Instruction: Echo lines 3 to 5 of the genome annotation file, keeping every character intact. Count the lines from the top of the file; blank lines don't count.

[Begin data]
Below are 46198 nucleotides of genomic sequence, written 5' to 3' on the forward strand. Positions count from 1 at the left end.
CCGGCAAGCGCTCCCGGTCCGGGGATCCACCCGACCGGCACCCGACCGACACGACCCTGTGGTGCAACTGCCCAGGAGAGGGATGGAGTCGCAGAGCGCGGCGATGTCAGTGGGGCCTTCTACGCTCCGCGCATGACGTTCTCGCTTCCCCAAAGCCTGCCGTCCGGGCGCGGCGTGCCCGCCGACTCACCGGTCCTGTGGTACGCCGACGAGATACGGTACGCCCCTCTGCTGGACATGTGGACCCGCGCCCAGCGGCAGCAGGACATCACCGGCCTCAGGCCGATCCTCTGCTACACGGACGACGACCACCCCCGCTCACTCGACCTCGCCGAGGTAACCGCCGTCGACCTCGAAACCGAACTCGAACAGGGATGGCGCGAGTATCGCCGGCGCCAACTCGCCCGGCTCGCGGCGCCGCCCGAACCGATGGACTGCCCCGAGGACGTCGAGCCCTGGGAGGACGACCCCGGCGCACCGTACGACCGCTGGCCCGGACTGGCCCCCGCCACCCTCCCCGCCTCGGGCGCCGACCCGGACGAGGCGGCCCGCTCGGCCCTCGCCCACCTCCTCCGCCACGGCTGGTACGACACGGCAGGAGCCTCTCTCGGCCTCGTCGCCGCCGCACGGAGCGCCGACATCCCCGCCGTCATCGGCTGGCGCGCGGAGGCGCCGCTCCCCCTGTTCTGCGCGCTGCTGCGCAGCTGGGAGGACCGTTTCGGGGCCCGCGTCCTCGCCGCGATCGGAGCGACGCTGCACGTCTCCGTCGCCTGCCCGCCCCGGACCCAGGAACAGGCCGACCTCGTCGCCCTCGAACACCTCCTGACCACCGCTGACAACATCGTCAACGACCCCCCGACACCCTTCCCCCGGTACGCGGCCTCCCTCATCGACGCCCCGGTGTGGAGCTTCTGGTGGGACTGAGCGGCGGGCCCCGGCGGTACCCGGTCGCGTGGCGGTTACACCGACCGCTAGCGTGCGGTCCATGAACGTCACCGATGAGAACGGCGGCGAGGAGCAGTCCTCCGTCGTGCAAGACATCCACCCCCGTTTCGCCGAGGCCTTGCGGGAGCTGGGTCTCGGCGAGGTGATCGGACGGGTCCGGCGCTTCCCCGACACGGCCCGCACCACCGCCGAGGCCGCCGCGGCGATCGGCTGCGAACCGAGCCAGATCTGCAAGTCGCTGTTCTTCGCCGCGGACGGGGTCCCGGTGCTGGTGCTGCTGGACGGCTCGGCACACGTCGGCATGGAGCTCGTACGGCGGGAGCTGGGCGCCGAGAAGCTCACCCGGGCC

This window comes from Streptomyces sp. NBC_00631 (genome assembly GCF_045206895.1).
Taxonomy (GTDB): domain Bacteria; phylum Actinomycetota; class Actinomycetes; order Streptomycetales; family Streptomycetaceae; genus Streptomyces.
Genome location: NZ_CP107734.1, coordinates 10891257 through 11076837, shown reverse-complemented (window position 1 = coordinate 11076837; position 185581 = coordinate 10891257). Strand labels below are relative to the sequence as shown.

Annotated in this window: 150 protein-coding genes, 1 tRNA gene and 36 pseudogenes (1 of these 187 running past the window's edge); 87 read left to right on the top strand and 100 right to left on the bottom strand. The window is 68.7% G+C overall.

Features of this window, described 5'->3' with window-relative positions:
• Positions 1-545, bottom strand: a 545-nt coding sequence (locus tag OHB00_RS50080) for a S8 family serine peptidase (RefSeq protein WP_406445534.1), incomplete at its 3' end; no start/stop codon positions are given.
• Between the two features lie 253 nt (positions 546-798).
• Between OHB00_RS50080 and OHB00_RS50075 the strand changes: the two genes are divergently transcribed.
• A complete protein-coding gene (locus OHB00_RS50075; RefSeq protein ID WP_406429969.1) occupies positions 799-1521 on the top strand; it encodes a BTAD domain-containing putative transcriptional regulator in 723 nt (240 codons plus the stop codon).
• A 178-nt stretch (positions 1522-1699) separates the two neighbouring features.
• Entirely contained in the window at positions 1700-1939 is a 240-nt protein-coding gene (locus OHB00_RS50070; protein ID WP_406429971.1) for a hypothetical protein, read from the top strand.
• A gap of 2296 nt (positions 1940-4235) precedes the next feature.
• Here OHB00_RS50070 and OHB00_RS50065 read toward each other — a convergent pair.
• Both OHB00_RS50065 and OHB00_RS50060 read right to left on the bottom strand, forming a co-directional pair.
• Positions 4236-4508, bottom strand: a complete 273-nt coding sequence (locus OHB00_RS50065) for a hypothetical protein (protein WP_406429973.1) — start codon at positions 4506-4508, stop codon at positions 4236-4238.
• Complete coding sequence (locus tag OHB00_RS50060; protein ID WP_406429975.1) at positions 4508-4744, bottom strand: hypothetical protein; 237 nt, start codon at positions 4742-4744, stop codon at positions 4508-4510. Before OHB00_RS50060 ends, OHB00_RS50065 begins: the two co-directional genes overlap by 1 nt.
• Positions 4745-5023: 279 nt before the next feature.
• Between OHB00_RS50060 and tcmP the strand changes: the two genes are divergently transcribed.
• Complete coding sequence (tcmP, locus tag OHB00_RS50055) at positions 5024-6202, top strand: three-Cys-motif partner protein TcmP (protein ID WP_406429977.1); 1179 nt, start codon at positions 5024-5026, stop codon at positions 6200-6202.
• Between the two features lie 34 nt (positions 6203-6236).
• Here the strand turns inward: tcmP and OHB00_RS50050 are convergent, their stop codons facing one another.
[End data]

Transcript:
This window comes from Streptomyces sp. NBC_00631 (genome assembly GCF_045206895.1).
Taxonomy (GTDB): domain Bacteria; phylum Actinomycetota; class Actinomycetes; order Streptomycetales; family Streptomycetaceae; genus Streptomyces.
Genome location: NZ_CP107734.1, coordinates 10891257 through 11076837, shown reverse-complemented (window position 1 = coordinate 11076837; position 185581 = coordinate 10891257). Strand labels below are relative to the sequence as shown.